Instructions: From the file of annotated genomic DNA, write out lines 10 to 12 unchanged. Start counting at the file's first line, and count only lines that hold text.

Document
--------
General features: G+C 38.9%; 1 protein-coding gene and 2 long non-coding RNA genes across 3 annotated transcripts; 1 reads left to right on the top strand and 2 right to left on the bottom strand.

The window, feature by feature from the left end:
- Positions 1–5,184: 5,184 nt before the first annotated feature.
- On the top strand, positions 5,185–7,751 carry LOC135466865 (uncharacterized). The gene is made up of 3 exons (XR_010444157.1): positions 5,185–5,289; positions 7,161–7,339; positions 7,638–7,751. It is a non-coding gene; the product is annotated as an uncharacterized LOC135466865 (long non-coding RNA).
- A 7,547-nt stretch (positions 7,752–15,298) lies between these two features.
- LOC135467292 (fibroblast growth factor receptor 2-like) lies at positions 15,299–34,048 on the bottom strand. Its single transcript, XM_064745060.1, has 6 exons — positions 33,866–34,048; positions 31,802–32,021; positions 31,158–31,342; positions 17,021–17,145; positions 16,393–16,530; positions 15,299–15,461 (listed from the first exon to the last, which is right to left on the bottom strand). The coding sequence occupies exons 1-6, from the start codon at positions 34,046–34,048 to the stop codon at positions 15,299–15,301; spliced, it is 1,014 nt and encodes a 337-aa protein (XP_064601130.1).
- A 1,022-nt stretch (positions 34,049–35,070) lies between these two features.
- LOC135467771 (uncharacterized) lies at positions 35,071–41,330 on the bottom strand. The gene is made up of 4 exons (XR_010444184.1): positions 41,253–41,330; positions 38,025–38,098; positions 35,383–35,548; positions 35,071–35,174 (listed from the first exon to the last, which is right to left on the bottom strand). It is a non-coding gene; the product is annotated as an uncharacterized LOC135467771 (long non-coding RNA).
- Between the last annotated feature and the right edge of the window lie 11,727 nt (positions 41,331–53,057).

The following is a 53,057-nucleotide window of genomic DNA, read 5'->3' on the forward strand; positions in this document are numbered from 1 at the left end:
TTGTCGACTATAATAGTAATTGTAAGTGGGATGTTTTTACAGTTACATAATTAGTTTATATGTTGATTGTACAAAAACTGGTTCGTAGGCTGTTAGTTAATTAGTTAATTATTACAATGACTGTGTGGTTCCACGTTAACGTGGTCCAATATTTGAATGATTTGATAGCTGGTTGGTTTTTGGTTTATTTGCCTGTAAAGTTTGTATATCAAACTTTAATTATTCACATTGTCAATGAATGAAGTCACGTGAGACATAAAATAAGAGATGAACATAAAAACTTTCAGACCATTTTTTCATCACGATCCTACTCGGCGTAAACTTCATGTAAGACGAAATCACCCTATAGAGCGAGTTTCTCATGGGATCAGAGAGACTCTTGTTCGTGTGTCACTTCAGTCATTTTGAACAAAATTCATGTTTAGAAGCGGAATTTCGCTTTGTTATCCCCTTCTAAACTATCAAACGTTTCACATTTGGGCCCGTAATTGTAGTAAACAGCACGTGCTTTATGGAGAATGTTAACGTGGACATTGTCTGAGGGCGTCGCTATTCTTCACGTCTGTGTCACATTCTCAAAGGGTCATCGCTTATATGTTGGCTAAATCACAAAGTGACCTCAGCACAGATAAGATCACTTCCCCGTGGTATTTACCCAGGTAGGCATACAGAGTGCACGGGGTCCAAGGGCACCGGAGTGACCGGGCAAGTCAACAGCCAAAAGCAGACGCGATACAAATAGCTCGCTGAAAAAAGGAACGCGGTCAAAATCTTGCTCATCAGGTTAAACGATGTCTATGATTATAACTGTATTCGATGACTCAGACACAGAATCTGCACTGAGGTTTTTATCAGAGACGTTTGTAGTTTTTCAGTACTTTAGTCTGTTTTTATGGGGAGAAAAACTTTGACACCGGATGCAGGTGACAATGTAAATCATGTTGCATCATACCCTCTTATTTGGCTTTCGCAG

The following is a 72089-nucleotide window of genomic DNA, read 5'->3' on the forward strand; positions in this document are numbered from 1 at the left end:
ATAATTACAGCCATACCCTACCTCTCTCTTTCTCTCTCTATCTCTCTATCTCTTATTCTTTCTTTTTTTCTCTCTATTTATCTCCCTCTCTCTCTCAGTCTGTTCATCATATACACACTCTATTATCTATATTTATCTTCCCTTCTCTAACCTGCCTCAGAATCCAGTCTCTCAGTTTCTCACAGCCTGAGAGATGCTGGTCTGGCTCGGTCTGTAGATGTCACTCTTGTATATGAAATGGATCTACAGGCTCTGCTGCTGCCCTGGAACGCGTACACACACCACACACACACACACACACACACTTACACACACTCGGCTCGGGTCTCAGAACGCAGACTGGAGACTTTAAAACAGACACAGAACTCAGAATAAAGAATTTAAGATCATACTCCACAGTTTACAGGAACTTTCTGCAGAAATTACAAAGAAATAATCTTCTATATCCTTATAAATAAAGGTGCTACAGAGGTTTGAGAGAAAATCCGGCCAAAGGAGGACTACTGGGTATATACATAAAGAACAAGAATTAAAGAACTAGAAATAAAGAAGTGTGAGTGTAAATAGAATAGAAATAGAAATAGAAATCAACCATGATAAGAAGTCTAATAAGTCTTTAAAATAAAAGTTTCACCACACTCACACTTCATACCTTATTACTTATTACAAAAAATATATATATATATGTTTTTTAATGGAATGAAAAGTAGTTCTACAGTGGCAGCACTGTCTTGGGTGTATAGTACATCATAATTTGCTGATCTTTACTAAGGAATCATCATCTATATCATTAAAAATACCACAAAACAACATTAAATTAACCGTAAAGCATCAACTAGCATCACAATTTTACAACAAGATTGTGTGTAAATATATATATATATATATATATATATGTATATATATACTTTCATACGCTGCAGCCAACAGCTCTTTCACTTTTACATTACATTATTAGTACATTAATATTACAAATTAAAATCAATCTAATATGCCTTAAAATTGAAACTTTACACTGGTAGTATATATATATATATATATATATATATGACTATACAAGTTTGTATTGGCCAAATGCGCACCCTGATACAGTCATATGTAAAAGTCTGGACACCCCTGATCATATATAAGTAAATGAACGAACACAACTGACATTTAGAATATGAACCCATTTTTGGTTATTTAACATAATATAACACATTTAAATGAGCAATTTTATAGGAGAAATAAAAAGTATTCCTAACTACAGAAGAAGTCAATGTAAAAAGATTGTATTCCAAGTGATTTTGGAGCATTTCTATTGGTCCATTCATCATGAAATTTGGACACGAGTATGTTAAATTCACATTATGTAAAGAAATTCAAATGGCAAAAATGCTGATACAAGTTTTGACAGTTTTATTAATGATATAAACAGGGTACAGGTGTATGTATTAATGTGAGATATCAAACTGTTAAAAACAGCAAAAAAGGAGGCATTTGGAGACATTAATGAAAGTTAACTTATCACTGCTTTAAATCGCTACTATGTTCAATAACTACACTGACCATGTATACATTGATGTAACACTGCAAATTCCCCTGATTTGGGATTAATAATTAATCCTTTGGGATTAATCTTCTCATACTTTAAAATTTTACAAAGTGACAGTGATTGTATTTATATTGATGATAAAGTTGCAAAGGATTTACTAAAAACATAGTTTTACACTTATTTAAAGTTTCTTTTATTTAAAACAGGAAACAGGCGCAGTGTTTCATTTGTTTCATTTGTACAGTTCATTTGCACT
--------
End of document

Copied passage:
The following is a 53,057-nucleotide window of genomic DNA, read 5'->3' on the forward strand; positions in this document are numbered from 1 at the left end:
TTGTCGACTATAATAGTAATTGTAAGTGGGATGTTTTTACAGTTACATAATTAGTTTATATGTTGATTGTACAAAAACTGGTTCGTAGGCTGTTAGTTAATTAGTTAATTATTACAATGACTGTGTGGTTCCACGTTAACGTGGTCCAATATTTGAATGATTTGATAGCTGGTTGGTTTTTGGTTTATTTGCCTGTAAAGTTTGTATATCAAACTTTAATTATTCACATTGTCAATGAATGAAGTCACGTGAGACATAAAATAAGAGATGAACATAAAAACTTTCAGACCATTTTTTCATCACGATCCTACTCGGCGTAAACTTCATGTAAGACGAAATCACCCTATAGAGCGAGTTTCTCATGGGATCAGAGAGACTCTTGTTCGTGTGTCACTTCAGTCATTTTGAACAAAATTCATGTTTAGAAGCGGAATTTCGCTTTGTTATCCCCTTCTAAACTATCAAACGTTTCACATTTGGGCCCGTAATTGTAGTAAACAGCACGTGCTTTATGGAGAATGTTAACGTGGACATTGTCTGAGGGCGTCGCTATTCTTCACGTCTGTGTCACATTCTCAAAGGGTCATCGCTTATATGTTGGCTAAATCACAAAGTGACCTCAGCACAGATAAGATCACTTCCCCGTGGTATTTACCCAGGTAGGCATACAGAGTGCACGGGGTCCAAGGGCACCGGAGTGACCGGGCAAGTCAACAGCCAAAAGCAGACGCGATACAAATAGCTCGCTGAAAAAAGGAACGCGGTCAAAATCTTGCTCATCAGGTTAAACGATGTCTATGATTATAACTGTATTCGATGACTCAGACACAGAATCTGCACTGAGGTTTTTATCAGAGACGTTTGTAGTTTTTCAGTACTTTAGTCTGTTTTTATGGGGAGAAAAACTTTGACACCGGATGCAGGTGACAATGTAAATCATGTTGCATCATACCCTCTTATTTGGCTTTCGCAG

The following is a 72089-nucleotide window of genomic DNA, read 5'->3' on the forward strand; positions in this document are numbered from 1 at the left end: